“Today is a great day for Canada but it is also a great day for progressive trade around the world,” Trudeau said Tuesday at an annual gathering of business and political elites in Davos, Switzerland.
Trudeau called the new deal the CPTPP, which stands for the Comprehensive and Progressive Trans-Pacific Partnership. The name was a reminder that Canada and other nations went forward with the Trans-Pacific Partnership (TPP) after Trump pulled out a year ago. The withdrawal from TPP was one of Trump's first acts as president. At the time, experts warned that leaving TPP probably would mean the United States would be outflanked on trade.
“In pulling out of TPP a year ago, the United States relinquished one of the most powerful tools at our disposal to shape the global trading environment,” says Matthew Rooney, director of economic growth at the George W. Bush Institute.
CPTPP drops tariffs on many goods flowing between the countries and sets up new rules for labor rights and environmental standards. The agreement involves Canada, Japan, Australia, Singapore, Mexico and six other nations that border the Pacific Ocean. China is not part of the deal, which was originally conceived as a way to counter China's growing economic power.
Trump, who has called TPP a “disaster” and a “rape” of American workers, is scheduled to speak Friday on the same stage at Davos where Trudeau announced his new trade agreement.
Anticipation is high in Davos that Trump will announce further trade measures in 2018 — and there is concern about the future of the North American Free Trade Agreement.
“What we want is fair trade,” Trump has said repeatedly. “We're gonna treat countries fairly, but they have to treat us fairly.”
American, Canadian and Mexican officials are meeting in Montreal this week for a sixth round of talks aimed at renegotiating NAFTA. Trump has said the trade agreement, in effect since 1994, hurts U.S. manufacturing and workers.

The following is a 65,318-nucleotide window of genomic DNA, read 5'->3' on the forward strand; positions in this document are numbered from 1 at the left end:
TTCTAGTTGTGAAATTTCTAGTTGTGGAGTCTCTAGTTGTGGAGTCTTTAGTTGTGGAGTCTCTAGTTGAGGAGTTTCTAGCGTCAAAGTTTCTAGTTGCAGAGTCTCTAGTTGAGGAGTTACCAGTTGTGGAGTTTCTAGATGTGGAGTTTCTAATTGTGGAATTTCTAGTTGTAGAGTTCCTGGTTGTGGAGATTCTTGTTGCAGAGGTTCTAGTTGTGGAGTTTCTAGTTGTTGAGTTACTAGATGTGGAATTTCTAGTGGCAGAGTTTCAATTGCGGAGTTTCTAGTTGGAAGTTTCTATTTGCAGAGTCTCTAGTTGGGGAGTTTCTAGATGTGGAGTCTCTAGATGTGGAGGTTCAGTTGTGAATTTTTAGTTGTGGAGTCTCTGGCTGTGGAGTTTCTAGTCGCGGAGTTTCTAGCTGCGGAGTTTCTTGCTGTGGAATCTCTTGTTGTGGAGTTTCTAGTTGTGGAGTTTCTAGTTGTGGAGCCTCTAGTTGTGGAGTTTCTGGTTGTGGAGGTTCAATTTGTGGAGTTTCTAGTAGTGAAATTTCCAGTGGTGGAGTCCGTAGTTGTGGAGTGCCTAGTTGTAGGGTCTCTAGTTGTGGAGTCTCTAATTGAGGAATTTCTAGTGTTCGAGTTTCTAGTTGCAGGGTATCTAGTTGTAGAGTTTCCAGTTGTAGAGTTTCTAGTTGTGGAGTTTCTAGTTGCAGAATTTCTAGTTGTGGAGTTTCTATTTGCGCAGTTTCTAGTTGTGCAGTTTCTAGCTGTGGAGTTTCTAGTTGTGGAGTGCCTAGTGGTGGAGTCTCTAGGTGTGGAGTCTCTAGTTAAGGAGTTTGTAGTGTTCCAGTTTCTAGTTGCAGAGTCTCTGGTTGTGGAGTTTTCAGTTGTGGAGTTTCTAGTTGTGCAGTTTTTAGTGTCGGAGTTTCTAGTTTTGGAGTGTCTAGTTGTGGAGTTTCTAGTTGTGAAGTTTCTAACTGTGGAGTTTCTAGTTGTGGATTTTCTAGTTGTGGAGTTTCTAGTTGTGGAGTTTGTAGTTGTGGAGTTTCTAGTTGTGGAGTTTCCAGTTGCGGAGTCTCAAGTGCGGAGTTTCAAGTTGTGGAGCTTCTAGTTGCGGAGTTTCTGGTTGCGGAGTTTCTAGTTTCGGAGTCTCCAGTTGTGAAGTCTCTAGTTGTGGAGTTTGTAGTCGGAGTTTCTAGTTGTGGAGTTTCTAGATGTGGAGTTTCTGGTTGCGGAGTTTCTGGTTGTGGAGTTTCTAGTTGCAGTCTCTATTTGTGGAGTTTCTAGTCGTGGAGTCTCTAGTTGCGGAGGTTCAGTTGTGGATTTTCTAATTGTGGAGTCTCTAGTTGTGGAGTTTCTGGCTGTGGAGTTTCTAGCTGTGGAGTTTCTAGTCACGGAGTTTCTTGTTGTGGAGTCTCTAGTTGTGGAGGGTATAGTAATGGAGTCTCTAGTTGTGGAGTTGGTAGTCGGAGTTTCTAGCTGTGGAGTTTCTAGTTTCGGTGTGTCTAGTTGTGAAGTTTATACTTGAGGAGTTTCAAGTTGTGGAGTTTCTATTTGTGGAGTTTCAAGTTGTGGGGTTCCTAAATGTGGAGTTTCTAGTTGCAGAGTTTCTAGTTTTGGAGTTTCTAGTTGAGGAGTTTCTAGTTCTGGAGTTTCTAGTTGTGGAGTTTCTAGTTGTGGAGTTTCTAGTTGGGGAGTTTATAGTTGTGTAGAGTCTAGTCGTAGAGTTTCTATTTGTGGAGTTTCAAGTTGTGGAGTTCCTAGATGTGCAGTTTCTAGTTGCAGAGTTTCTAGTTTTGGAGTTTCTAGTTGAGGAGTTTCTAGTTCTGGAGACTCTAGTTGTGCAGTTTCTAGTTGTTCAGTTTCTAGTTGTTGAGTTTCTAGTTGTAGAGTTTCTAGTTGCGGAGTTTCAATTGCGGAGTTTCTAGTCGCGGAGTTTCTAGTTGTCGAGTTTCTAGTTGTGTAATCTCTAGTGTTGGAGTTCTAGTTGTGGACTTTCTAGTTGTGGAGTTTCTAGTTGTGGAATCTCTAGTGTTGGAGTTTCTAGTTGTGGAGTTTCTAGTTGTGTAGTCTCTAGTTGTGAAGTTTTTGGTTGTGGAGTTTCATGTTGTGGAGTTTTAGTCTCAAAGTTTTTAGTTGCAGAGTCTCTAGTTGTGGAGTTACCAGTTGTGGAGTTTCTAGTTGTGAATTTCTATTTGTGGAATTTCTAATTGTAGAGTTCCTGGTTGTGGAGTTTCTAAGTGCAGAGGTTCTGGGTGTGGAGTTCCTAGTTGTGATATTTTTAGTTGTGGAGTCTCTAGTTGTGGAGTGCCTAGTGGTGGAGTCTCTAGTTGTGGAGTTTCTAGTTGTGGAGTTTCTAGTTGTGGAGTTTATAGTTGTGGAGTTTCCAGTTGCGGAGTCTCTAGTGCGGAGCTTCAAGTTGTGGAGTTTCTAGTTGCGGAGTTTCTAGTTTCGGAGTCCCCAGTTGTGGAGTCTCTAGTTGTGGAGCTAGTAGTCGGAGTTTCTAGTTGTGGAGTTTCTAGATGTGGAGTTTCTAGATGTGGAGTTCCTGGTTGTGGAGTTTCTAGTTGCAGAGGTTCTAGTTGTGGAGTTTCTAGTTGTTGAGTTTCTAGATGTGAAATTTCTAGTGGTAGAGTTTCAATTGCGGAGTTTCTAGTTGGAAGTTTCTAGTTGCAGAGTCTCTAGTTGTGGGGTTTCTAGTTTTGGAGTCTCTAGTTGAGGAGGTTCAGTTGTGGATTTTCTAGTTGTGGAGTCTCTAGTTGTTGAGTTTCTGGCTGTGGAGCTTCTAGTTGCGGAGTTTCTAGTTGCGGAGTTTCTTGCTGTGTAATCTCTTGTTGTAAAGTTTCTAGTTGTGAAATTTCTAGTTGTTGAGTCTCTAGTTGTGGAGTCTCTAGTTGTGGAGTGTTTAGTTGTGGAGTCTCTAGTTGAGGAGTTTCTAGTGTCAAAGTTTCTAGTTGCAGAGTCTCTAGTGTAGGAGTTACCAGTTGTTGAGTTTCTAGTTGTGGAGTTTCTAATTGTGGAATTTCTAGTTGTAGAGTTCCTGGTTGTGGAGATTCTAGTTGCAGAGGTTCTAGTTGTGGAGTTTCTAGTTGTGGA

But numerous business leaders say NAFTA has created many jobs and they point out that there's no trade deficit between the United States and Canada. In fact, the United States ran a small trade surplus with Canada in 2016.
“We’re working hard to make sure our neighbor to the south understands the benefits of NAFTA,” Trudeau said with a smile to the Davos crowd.
But even in Davos, which is favored by champions of globalization, there is vocal opposition to trade from critics who say it has benefited the elites at the expense of the middle class in many parts of the world.
“The model of globalization has failed working people,” said Sharan Burrow, head of the International Trade Union Confederation, a global labor organization. “Eighty-five percent of people in our polls say they want to rewrite the rules of global trade.”
Burrow is calling for a “new social contract” in which governments and businesses give more protections to workers, including the ability to unionize. Her solution differs greatly from Trump's push to scale back regulations on businesses.
Many chief executives at Davos say they don't view Trump's recent tariffs as the start of a global trade war. They think that the U.S. president is looking to score political points with his base, but that he won't want to upset the stock market record highs and the faster economic growth by putting up too many trade barriers, a move that probably would spook businesses and investors.
“Trump is coming [to Davos] to show he's not the ogre he's been portrayed as,” said David Rubenstein, co-founder of the Carlyle Group, a top private equity firm.
Rubenstein has close ties to some Trump staff members, including Treasury Secretary Steven Mnuchin. Rubenstein predicted that Trump's message Friday will be: “I want to work with you, but you have to work on my terms.”